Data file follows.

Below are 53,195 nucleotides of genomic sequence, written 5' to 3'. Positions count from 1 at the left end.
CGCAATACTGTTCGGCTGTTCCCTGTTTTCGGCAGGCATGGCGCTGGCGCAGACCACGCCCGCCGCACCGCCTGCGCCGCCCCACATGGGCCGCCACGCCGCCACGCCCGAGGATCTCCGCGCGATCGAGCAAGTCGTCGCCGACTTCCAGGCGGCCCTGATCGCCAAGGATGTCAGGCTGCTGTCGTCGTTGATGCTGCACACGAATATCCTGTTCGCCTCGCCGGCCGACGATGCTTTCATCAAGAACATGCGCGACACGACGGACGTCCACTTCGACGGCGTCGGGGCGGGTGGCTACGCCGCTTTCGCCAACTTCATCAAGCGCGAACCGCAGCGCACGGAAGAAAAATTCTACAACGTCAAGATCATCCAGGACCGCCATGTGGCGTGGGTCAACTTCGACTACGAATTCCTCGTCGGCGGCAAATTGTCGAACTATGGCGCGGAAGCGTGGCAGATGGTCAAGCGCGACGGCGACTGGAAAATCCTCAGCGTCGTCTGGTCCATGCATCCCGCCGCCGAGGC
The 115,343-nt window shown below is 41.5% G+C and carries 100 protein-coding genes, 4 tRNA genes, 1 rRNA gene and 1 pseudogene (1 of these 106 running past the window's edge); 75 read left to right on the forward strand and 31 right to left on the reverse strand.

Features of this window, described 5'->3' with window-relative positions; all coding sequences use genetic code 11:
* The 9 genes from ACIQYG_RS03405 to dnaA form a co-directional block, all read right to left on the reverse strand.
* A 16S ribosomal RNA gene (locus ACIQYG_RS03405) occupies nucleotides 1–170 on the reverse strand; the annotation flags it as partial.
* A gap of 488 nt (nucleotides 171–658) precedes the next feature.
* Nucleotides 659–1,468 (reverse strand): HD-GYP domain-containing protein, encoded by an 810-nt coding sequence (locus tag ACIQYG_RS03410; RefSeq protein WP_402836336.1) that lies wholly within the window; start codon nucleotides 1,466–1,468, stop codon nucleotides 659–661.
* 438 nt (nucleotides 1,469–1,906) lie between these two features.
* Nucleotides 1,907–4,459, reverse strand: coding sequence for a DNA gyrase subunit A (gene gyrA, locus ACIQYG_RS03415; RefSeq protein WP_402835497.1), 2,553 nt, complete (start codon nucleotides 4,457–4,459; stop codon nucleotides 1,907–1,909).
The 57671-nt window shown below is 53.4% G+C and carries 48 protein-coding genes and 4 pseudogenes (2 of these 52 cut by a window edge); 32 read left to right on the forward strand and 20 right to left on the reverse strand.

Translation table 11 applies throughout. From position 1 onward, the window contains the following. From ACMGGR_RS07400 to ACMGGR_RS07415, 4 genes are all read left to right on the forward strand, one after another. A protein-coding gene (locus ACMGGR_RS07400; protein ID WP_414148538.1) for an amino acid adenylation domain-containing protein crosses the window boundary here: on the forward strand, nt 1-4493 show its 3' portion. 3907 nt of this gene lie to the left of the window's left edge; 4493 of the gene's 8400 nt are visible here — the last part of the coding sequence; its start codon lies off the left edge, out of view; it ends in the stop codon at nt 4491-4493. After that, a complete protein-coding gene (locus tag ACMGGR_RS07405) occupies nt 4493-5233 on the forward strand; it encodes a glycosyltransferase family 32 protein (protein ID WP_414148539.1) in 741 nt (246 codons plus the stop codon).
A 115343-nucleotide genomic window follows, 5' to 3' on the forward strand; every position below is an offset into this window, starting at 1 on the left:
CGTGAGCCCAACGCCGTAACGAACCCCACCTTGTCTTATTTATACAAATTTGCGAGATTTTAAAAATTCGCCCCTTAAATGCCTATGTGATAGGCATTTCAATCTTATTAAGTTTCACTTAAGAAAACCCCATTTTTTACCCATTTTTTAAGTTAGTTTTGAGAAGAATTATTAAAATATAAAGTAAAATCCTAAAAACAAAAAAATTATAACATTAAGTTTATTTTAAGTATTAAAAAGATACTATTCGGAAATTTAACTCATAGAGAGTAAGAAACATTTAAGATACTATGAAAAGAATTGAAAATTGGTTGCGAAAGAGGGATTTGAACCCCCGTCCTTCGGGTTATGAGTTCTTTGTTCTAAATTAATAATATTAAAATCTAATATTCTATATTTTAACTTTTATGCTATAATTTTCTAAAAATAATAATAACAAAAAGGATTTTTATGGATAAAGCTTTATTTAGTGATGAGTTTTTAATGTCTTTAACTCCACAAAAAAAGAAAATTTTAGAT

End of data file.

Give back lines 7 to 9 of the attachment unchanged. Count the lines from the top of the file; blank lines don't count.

* A gap of 488 nt (nucleotides 171–658) precedes the next feature.
* Nucleotides 659–1,468 (reverse strand): HD-GYP domain-containing protein, encoded by an 810-nt coding sequence (locus tag ACIQYG_RS03410; RefSeq protein WP_402836336.1) that lies wholly within the window; start codon nucleotides 1,466–1,468, stop codon nucleotides 659–661.
* 438 nt (nucleotides 1,469–1,906) lie between these two features.